Gajah Gallery Yogakarta, Indonesia opens visual art exhibition “SUPER/NATURAL”
20 Singapore and Indonesian artists explore nature in an ambitious group show at Gajah Gallery Yogyakarta
SUPER/NATURAL, a new exhibition at Gajah Gallery Yogyakarta, opens to the public on 19 May 2017, with a special performance art event taking place on the same day. The visual art exhibition will be on display until 19 June 2017. The show is based on 20 contemporary artists’ multi-faceted interpretations of nature, including the external living environment as well as internal explorations of the self and the lives we live in Southeast Asia.
Through their works, the artists also explore belief systems in the region, and shed light on the way things are in contemporary society. “When the show was conceived, the idea was to work with these artists with a theme that was resonant in their works, and yet one that was highly relevant to other artists in Singapore and Indonesia, and reflect multiple readings,” explains co-curator Michelle Ho. “As such, I found the exhibition title Super/Natural felt quite apt, and particularly meaningful to Southeast Asia, a diverse region with a rich history of cultures and forms of belief.”
Three artists, Warren Khong, Adeline Kueh and Melissa Tan, have created new works specifically for the show. Other Singapore artists whose works are included are Lavender Chang, Maxine Chionh, Sarah Choo Jing, Ng Joon Kiat, Ruben Pang, Melissa Tan, Zen Teh, Suzann Victor, Chong Weixin, Ian Woo, Robert Zhao, as well as Kumari Nahappan, Suzann Victor and Jason Lim, whom Gajah Gallery, which celebrated its 20th anniversary in Singapore last year, has worked with for a long time.
The performance art event showcases mostly Indonesian artists. They are Aliansyah Caniago, Mimi Fadmi, Ridwan Rau Rau, Riyadhus Shalihin (Bandung), FJ Kunting, Arsita Wardhani (Yogyakarta) and Jason Lim (Singapore). Lim, who has directed the performance art festival ‘Future of Imagination’, is also the event’s curator. He selected the artists from an international performance art event, ‘Undisclosed Territories #10’, held in Solo, Indonesia, in 2016.
Super/Natural looks at the practices of both Singapore and Indonesian artists side by side to draw out overarching ideas about Southeast Asian art. Ho says, “The exhibition is a way of establishing dialogue and discussion about the languages of art-making from Singapore and Indonesia.” Lim adds, “I think the visual art exhibition and the performance art event complement each other with the former showcasing static ― or permanent ― artworks by Singaporean artists, and the latter presenting ephemeral and time-based works by mainly Indonesian artists.”
Not coincidentally, the show will open a day after the highly anticipated Art Jog, the city’s signature art fair that will attract art lovers from the region. Lim says “I am most satisfied that the gallery has considered including a performance art event in a generally commercially driven event like Art Jog, giving the audience a chance to experience performance art, which still remains the least understood contemporary art form in Indonesian.”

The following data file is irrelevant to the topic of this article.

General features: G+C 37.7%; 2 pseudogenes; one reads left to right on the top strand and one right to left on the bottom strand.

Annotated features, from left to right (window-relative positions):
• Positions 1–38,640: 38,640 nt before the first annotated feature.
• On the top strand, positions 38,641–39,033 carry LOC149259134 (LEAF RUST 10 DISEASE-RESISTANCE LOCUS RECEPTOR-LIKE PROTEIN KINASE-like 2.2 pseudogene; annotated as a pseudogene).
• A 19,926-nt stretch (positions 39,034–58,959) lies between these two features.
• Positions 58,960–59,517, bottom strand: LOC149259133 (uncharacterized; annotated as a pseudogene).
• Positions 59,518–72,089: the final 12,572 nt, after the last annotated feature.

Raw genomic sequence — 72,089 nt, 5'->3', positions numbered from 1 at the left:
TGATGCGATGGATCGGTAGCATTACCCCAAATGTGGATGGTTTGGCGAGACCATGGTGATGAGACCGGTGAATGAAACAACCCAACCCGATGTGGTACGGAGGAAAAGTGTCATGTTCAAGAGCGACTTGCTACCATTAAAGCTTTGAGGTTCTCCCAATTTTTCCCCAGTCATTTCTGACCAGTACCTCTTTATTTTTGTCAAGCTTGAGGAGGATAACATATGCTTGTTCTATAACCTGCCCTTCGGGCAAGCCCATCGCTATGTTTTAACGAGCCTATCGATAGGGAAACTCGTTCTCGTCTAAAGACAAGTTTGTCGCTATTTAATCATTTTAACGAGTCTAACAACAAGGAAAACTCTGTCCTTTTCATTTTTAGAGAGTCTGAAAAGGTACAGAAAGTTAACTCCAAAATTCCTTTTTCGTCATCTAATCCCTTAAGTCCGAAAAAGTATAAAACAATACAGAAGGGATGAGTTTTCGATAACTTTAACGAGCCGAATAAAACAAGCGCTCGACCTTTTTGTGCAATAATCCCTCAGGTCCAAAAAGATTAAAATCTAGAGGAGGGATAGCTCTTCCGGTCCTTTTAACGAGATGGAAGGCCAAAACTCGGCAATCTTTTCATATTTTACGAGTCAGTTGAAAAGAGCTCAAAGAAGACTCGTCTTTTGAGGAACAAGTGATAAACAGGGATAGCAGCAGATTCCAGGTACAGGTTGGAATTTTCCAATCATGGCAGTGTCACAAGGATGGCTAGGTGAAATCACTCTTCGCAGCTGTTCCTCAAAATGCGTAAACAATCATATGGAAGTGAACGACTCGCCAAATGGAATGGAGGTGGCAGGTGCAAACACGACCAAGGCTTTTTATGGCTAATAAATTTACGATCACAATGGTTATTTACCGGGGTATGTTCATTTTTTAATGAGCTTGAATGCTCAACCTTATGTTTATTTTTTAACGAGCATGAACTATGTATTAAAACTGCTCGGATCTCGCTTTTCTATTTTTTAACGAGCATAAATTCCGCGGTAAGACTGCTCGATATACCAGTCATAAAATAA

An interesting work from the visual art exhibition is Chong Weixin’s ‘Beige Dreams, Flesh Skin Surface 1’, a makeup and print on aluminium work featuring a delicate lone rose that comments on the enhancement of natural beauty in relation to the show’s theme. “ In defining our ideas of what we are, we extrapolate what we see to the extent where it becomes a filter encompassing both illusion and delusion,” says Chong. “My work in the show is a merging of this filtration and the natural object. It draws on surrounding themes that I hope audiences will see in conversation with the other works in Super/Natural, and come away with a sense of a complex and nuanced enjoyment of the show.”
Another work of note is a work from Ng Joon Kiat using acrylic on cloth to represent an aerial view of the cityscape in neon shades of yellow and green. “‘Untitled Cities 3’ is the result of observing intense human interventions of all kinds, which collectively form a sort of super-nature like that of ant colonies,” says Ng. “The work also looks at the concept of greenery: garden in a city, has its own perverted origins. It exemplifies the human desire to manipulate and control nature, taming it to be an artificial beauty or a kind of plastic charm with hidden violence.”
If you are heading to Jogjakarta this weekend, be sure to catch ‘Super/Natural’, supported by the Singapore International Foundation and the National Arts Council, at Gajah Gallery Yogyakarta.
More information at gajahgallery.com.